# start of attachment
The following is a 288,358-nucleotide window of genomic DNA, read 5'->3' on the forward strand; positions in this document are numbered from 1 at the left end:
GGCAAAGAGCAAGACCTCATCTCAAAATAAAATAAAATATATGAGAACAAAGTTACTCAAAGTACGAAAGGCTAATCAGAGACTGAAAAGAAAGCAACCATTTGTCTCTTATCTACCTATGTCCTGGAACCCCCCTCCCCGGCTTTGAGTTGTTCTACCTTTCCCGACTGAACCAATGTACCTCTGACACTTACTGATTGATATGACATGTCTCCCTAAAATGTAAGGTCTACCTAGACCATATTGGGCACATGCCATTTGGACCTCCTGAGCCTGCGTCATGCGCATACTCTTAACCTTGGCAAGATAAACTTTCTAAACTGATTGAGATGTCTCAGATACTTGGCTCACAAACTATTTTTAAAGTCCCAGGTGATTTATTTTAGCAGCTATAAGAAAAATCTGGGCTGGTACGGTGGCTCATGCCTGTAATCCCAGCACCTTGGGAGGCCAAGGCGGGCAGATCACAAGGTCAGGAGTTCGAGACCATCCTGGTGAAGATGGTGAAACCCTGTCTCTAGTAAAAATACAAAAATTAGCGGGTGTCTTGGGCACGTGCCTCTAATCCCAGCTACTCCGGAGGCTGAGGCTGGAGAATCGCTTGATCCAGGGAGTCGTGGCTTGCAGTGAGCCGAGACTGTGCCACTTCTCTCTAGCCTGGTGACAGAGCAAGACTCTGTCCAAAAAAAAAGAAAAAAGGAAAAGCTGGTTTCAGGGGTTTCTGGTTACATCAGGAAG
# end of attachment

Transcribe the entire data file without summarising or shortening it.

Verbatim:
The following is a 288,358-nucleotide window of genomic DNA, read 5'->3' on the forward strand; positions in this document are numbered from 1 at the left end:
GGCAAAGAGCAAGACCTCATCTCAAAATAAAATAAAATATATGAGAACAAAGTTACTCAAAGTACGAAAGGCTAATCAGAGACTGAAAAGAAAGCAACCATTTGTCTCTTATCTACCTATGTCCTGGAACCCCCCTCCCCGGCTTTGAGTTGTTCTACCTTTCCCGACTGAACCAATGTACCTCTGACACTTACTGATTGATATGACATGTCTCCCTAAAATGTAAGGTCTACCTAGACCATATTGGGCACATGCCATTTGGACCTCCTGAGCCTGCGTCATGCGCATACTCTTAACCTTGGCAAGATAAACTTTCTAAACTGATTGAGATGTCTCAGATACTTGGCTCACAAACTATTTTTAAAGTCCCAGGTGATTTATTTTAGCAGCTATAAGAAAAATCTGGGCTGGTACGGTGGCTCATGCCTGTAATCCCAGCACCTTGGGAGGCCAAGGCGGGCAGATCACAAGGTCAGGAGTTCGAGACCATCCTGGTGAAGATGGTGAAACCCTGTCTCTAGTAAAAATACAAAAATTAGCGGGTGTCTTGGGCACGTGCCTCTAATCCCAGCTACTCCGGAGGCTGAGGCTGGAGAATCGCTTGATCCAGGGAGTCGTGGCTTGCAGTGAGCCGAGACTGTGCCACTTCTCTCTAGCCTGGTGACAGAGCAAGACTCTGTCCAAAAAAAAAGAAAAAAGGAAAAGCTGGTTTCAGGGGTTTCTGGTTACATCAGGAAG